Student researcher explores what's next for cancer drugs

Students working in biochemistry lab
Claudette Fraire working with fellow students in Dr. Sheardy's lab

It didn’t take long for biochemistry senior Claudette Fraire to get into a lab when she arrived at Texas Woman’s her first year of college. In a chemistry course taught by department chair Richard Sheardy, Ph.D., she learned about his research on DNA and cancer and asked if she could take part.

“I work in DNA structure, trying to understand the molecular basis of cancer,” Sheardy said. “Claudette joined [fellow undergraduate student] Tra Nguyen to work on a project trying to understand how environmental factors affect the stability of an unusual DNA structure that is linked to biological activity.”

The project led to poster presentations and a publication with Nguyen and Sheardy in The Journal of Physical Chemistry B in August 2017. Fraire is listed as the second author.

Over the course of her three years at TWU, the Dallas native has worked on four research projects, including her current project, which looks at DNA interactions with cancer treatment drugs.

“My most recent research project started two years ago. Dr. Sheardy told me about anti-tumor compounds that bind to DNA,” she explained. “That really interested me because another professor at TWU, Dr. [Nasrin Mirsaleh] Kohan, researches anti-tumor medications and how they interact with DNA. That started a joint collaboration between Dr. Sheardy’s lab and Dr. Kohan’s lab.”

While the research into DNA interaction with anti-tumor compounds can delve into complicated chemistry concepts, the purpose of it is fairly easy to understand.

“The most commonly used anti-tumor drug is cisplatin,” Sheardy explained. “It’s been around a long time and can have some nasty side effects, so people have been trying to make better compounds based upon cisplatin, changing it in different ways. How do those changes influence not only its efficacy, but also its toxicity? You try to design a drug that will be very effective, but not toxic.”

To assist with her involvement in the project, Fraire wrote a proposal for a TWU Experiential Student Scholar Program award to help fund part of her research. The award supports the university’s “learning by doing” efforts through the Pioneer Center for Student Excellence. The proposal included background information about the research conducted during the summer of 2016. Freire’s current research, which stems from that proposal, looks at the chemotherapy medication carboplatin, which is used to treat different types of cancer.

Carboplatin, like some other anti-tumor medications, is platinum-based and functions by inhibiting the duplication of DNA. It is noted to have decreased side effects and less toxicity than cisplatin, but is less potent in some cancers.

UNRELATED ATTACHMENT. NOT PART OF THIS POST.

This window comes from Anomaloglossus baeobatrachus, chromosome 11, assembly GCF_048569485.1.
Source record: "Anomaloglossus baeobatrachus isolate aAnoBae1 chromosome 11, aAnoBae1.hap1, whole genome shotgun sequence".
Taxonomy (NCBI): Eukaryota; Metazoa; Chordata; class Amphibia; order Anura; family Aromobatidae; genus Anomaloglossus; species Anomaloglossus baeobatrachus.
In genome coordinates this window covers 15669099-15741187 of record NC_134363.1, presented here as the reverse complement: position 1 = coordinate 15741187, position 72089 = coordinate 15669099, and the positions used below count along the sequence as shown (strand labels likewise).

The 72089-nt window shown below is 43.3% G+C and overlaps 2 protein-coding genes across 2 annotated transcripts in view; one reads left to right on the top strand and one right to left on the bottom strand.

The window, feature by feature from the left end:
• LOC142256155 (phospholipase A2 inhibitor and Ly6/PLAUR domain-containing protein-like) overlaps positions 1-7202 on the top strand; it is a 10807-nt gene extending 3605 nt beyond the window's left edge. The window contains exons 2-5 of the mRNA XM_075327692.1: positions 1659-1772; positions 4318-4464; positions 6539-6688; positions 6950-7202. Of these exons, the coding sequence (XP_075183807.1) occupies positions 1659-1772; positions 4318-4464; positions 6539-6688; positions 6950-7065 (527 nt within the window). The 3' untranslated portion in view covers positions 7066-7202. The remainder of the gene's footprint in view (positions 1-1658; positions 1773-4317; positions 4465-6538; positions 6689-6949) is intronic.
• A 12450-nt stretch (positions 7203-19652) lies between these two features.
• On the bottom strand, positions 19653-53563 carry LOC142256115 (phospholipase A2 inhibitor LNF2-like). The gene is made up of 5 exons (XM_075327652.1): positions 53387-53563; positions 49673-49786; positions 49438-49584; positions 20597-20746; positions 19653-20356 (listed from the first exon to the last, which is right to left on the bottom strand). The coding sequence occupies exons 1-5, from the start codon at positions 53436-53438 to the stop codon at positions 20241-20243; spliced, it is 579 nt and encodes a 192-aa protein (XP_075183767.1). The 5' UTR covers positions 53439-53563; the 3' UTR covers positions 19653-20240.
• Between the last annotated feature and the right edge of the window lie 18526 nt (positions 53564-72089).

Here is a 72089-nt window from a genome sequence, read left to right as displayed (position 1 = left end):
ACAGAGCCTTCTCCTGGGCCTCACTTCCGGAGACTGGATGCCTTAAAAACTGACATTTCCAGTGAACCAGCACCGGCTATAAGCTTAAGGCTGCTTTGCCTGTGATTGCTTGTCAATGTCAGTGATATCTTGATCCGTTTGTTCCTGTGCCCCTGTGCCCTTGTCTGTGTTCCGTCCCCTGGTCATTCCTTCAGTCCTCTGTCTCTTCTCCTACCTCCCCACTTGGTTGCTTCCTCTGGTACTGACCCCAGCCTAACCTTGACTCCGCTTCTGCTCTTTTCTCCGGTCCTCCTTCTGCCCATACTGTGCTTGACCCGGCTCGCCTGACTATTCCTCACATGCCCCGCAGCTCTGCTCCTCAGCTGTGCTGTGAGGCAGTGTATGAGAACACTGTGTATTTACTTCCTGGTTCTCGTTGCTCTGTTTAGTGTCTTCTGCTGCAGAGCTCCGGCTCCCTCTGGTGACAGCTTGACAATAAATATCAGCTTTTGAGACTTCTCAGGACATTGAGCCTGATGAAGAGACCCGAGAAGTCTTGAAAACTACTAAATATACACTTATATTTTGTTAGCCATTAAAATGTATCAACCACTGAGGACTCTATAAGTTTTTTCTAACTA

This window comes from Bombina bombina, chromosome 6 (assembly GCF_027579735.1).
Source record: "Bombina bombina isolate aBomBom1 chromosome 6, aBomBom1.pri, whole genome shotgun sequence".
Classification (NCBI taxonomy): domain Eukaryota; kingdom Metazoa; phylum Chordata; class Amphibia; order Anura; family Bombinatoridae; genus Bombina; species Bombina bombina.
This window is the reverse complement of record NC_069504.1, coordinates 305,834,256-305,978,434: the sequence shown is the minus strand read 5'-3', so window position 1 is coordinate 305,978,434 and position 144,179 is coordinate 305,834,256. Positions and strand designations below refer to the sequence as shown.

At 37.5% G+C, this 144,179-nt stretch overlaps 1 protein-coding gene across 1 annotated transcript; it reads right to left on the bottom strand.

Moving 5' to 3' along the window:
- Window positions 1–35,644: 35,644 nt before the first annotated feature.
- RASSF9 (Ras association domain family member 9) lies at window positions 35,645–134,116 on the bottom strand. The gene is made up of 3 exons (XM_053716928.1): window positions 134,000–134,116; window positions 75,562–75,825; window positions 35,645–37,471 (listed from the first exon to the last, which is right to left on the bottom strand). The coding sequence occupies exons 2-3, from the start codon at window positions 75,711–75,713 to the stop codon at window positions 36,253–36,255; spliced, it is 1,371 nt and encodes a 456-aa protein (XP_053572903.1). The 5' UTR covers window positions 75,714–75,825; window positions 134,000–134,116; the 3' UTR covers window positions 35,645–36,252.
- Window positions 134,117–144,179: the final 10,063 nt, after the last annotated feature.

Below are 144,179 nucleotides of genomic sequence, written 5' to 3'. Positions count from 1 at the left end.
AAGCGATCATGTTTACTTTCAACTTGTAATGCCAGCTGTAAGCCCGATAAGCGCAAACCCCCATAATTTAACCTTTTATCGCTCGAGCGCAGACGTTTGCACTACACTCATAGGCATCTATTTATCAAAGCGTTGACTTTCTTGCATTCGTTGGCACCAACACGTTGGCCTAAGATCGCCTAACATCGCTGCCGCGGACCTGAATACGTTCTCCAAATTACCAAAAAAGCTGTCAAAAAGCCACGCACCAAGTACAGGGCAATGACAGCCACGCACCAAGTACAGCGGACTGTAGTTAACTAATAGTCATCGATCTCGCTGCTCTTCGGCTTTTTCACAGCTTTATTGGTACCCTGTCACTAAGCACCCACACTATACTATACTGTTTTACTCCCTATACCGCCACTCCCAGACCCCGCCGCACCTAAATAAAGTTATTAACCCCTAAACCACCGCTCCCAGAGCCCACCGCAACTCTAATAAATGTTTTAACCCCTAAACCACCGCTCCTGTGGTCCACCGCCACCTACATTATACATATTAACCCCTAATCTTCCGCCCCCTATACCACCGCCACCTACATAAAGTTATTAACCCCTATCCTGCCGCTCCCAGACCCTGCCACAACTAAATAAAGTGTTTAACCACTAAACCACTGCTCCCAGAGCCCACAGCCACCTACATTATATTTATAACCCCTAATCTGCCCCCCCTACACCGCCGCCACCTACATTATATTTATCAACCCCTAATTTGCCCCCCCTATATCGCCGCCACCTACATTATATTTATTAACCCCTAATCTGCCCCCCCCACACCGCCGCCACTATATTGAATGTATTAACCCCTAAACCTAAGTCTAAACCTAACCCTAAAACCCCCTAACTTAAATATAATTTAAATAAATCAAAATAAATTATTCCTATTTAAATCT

According to Fraire, “We’re studying this because currently there’s a resistance to one of the anti-tumor medications. By understanding the interaction of DNA with these platinum compounds, we are able to help scientists in the drug discovery field come up with new chemotherapeutic targets.”

Fraire presented the latest research, which she is conducting with Sheardy, Kohan and graduate student Sara Williams, at this year’s American Chemical Society Meeting & Exposition in March, as well as the National Conference on Undergraduate Research in April. In June, she traveled to Memphis to present at the highly-selective National Symposium for Undergraduate Research at St. Jude Children’s Research Hospital. Fraire is part of the Honors Scholar Program at TWU and was also an honoree of the 2018 Chancellor’s Student Research Scholars (CSRS) program, which acknowledges outstanding achievement by students in research and creative art endeavors.

As she enters her last undergraduate year in college, Fraire is grateful for the research opportunities she’s been given as an undergraduate student.

“The professors at TWU have really encouraged me,” she said. “Dr. Sheardy helped me develop an interest in research so early, and that continued in the work we’ve done with Dr. Kohan. Being able to work with graduate students in the lab has also done a lot to help me along the way.”

After graduation in 2019, she plans to go to graduate school to study biomedical sciences or biochemistry and molecular biology, with hopes to continue researching cancer from a biochemical perspective.

“You know, she’s already developed the skills that it sometimes takes graduate students a lot of time to develop,” said Sheardy. “I mean, thinking about how to do the next experiment, looking at the results, interpreting it and saying, ‘Well, maybe this is what we ought to do next’ – she’s still learning how to do that, but the fact that she’s even doing it at all as an undergraduate is quite remarkable.”

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Page last updated 2:29 PM, March 30, 2021